Rabbi Lichtenstein did not nap on Shabbat afternoon. Although it is a day when it is not uncommon for people take it easy, Rabbi Lichtenstein saw the day as a golden opportunity to study and spend time with each of his children.
He chose to study with each of his six children individually rather than a few at a time. This requires great patience and dedication. Each child has his/her own interests and ability. Each child has his/her own skill level; each son and each daughter deserved their individual and special time with their father. (This was in addition to meeting them after school and learning with them during the week).
Lesson: Find time each week – and Shabbat is such a beautiful time to do it – to study Torah with your children.
Blessing His Children Friday Night
On Friday night, prior to Kiddush, many homes have the custom to give the traditional blessing to their children. Rabbi Lichtenstein also followed the custom of blessing his children but not before the meal.
His custom, which is unique, was to bless his children at the end of the night before his children would go to bed. Why he adopted this unique way of giving his blessing each week is not, to my knowledge, publicly known.
We do not know what Rabbi Lichtenstein’s motivation was, but I would suggest that we can learn from his example how to offer a child’s blessings in a personal way. Our Shabbat blessing should not be given in a mechanical way or merely as another required Friday night ritual. Rather, the blessing should be given with special care, with intimacy, and in a way that we express our deep love and affection.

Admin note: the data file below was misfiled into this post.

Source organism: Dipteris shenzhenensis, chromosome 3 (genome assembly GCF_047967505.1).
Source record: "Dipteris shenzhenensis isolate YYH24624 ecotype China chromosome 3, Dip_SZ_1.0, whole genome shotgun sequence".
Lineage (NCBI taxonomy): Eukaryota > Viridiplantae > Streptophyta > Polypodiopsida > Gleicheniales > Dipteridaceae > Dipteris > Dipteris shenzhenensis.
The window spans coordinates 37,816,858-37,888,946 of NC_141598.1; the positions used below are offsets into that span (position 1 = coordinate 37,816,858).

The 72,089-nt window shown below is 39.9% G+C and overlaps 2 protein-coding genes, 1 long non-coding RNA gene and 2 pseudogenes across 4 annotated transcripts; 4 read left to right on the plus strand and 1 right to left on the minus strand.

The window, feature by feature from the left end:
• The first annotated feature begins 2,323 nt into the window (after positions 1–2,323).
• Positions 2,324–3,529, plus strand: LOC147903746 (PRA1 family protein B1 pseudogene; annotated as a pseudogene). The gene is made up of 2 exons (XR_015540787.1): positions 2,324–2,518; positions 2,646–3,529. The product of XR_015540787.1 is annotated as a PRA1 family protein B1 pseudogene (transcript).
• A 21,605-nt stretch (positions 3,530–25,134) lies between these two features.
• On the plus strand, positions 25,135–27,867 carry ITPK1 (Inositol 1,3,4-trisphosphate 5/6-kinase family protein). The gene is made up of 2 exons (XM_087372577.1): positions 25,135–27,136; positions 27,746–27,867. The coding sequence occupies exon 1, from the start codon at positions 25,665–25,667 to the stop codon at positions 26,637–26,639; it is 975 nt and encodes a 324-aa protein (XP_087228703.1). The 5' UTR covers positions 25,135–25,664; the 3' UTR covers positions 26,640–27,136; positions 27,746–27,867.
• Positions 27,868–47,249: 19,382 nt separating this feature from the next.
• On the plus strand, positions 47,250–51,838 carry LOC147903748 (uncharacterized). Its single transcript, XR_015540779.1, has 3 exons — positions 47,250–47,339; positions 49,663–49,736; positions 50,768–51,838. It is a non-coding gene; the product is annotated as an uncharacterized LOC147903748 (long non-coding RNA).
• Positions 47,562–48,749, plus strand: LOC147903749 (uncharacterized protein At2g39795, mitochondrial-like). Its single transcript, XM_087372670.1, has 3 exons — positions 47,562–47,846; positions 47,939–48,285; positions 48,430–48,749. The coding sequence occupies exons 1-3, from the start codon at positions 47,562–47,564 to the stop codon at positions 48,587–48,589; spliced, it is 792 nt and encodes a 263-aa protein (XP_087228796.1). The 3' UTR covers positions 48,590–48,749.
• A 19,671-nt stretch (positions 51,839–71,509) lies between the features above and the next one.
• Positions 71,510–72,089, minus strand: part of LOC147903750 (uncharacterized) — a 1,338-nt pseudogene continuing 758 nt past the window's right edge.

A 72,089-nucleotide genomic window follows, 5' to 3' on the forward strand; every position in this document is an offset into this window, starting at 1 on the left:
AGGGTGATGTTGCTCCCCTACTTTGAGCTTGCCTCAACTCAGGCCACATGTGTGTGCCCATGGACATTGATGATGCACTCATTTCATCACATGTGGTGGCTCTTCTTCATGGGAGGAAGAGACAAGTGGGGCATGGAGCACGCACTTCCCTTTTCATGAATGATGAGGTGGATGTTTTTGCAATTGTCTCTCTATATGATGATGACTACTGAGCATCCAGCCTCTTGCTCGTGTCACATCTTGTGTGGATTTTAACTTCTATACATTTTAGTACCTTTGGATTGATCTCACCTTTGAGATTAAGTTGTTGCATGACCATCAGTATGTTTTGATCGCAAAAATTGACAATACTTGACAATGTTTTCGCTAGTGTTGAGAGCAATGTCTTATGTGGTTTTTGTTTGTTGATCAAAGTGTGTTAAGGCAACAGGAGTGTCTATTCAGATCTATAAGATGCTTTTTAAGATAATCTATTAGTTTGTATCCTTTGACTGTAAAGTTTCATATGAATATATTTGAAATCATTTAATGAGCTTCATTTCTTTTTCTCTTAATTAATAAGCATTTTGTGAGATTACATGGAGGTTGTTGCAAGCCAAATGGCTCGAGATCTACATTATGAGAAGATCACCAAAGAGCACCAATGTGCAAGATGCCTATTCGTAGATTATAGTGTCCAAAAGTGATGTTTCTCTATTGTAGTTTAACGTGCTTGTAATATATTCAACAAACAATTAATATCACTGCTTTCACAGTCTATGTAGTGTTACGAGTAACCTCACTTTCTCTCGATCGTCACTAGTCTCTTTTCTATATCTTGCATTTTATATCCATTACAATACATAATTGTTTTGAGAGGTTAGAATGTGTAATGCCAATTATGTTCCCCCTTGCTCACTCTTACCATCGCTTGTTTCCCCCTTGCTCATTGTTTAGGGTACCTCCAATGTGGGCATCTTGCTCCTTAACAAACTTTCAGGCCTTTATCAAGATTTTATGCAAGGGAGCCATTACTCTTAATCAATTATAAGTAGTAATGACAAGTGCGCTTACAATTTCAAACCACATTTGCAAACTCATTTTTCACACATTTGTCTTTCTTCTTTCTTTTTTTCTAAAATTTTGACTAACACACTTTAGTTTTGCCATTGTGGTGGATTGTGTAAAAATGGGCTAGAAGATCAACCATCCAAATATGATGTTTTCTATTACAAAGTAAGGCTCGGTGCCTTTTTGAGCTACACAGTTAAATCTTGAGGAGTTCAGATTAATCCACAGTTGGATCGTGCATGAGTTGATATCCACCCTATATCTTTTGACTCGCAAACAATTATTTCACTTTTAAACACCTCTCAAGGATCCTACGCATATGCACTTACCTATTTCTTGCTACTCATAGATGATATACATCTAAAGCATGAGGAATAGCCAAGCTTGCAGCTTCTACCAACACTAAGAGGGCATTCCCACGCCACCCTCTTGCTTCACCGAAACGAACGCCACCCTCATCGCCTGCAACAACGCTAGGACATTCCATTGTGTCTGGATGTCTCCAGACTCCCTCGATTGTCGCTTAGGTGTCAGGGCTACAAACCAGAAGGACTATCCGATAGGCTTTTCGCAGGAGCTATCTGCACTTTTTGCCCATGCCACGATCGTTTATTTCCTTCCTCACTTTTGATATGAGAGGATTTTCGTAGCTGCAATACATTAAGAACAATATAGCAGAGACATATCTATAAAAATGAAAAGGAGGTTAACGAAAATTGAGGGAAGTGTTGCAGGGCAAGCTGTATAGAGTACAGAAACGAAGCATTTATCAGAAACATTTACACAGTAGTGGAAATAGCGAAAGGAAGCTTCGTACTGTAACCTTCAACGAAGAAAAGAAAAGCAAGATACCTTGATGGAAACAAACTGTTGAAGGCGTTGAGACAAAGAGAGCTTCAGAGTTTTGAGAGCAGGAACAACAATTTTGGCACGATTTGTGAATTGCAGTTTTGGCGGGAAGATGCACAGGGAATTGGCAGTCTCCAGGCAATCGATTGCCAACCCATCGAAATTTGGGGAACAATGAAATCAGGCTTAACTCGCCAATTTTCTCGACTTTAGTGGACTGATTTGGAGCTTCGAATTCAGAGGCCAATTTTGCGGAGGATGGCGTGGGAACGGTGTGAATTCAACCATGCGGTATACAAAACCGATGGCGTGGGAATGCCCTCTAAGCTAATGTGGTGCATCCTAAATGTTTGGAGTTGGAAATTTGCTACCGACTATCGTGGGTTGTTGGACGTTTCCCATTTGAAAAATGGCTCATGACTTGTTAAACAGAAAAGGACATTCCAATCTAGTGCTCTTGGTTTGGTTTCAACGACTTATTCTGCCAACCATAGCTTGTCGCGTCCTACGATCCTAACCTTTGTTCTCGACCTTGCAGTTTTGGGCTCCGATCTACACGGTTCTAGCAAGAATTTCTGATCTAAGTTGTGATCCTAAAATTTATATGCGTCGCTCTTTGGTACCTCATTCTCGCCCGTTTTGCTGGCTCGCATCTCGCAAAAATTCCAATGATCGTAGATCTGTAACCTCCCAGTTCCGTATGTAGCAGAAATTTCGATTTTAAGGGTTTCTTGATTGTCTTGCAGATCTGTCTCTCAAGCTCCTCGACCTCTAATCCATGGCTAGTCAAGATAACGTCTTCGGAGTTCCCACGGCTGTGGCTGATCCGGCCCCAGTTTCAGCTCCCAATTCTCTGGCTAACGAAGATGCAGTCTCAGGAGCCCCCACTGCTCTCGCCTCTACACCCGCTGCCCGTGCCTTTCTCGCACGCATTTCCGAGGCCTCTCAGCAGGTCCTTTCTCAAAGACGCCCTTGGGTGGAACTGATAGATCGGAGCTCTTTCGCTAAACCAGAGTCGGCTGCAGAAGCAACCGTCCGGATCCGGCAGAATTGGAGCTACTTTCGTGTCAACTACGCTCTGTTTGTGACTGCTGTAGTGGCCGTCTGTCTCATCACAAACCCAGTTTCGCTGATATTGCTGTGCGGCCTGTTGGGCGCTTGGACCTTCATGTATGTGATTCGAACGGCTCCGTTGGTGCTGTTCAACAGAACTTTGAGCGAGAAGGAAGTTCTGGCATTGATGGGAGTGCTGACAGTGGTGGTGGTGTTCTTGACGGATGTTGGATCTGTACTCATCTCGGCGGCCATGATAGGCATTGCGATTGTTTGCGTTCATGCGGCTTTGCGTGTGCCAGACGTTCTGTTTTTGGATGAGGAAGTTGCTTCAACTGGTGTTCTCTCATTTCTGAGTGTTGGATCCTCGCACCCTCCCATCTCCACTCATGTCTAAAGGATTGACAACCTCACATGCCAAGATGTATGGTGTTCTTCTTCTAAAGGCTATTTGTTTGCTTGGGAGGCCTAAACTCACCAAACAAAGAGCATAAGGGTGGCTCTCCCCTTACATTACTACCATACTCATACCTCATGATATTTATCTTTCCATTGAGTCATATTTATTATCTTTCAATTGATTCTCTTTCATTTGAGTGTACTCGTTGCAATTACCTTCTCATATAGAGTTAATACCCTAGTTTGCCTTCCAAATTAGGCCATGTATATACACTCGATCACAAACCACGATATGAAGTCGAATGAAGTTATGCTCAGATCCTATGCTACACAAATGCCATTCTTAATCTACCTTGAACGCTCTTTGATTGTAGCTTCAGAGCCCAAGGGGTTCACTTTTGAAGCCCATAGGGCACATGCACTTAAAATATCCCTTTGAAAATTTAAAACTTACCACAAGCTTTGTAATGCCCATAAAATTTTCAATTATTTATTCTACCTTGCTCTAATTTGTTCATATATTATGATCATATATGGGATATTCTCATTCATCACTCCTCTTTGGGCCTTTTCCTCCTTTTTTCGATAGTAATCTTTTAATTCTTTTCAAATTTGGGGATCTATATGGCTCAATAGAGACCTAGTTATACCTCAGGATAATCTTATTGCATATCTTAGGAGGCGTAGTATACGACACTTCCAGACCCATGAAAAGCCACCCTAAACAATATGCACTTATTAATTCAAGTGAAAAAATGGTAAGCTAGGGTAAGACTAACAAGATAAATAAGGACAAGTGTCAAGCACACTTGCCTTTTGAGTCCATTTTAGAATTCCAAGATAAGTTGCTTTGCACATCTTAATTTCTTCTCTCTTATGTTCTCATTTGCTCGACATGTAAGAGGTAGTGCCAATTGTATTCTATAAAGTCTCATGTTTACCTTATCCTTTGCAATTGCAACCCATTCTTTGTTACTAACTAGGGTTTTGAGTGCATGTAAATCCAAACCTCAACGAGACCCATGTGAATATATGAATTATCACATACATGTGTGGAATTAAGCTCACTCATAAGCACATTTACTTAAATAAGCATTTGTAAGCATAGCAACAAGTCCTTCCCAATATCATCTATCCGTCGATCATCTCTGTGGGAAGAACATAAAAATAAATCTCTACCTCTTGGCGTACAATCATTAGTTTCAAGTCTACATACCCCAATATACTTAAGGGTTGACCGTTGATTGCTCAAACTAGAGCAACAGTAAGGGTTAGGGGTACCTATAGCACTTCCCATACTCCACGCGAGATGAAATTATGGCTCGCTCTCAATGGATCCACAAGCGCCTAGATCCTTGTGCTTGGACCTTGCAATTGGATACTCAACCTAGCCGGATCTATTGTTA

Lesson: Shabbat is a time to extend to your children your heartfelt and deepest blessings.
On the last Friday night of his life his son Mayer was with him. His father was weak and there was a sense that this was possibly his last Shabbat. As on so many Friday nights growing up, Mayer approached his father to receive his blessing. His father responded, “Not yet, let’s first learn Torah together”.
Rabbi Lichtenstein, in his 81st year, with his health deteriorating, had very little strength left. He was hoping to use his last strength to learn with his son. He fell asleep before he was able to learn with his son and before Mayer was able to receive his last Friday night blessing. Rav Aharon, as his thousands of his students and admirers affectionately knew him, passed away two days later.
Learning From A Great Light
The Talmud (Ketubot 103b) reports that at the funeral of Rabbi Judah HaNasi (the great leader) a heavenly voice was heard saying, ‘all who attended the funeral merit a place in the world to come.’ Rabbi Judah HaNasi was the greatest rabbi of his generation. Surely people would have attended this momentous occasion. Why were all who were present at his funeral given such a great reward?
An answer: Simply being present at the funeral of a giant spurred each person to improve their own lives. The aspiration now to live a more meaningful and lofty existence was the reason that each person merited receiving an eternal reward.
May the memory of Rabbi Aharon Lichtenstein zt”l be an inspiration and a blessing, and may we ennoble our lives by learning from his magnificent life.
Rabbi Aaron Goldscheider served as rabbi of the Mount Kisco Hebrew Congregation and is the author of the popular Passover Haggadah “The Night that Unites”.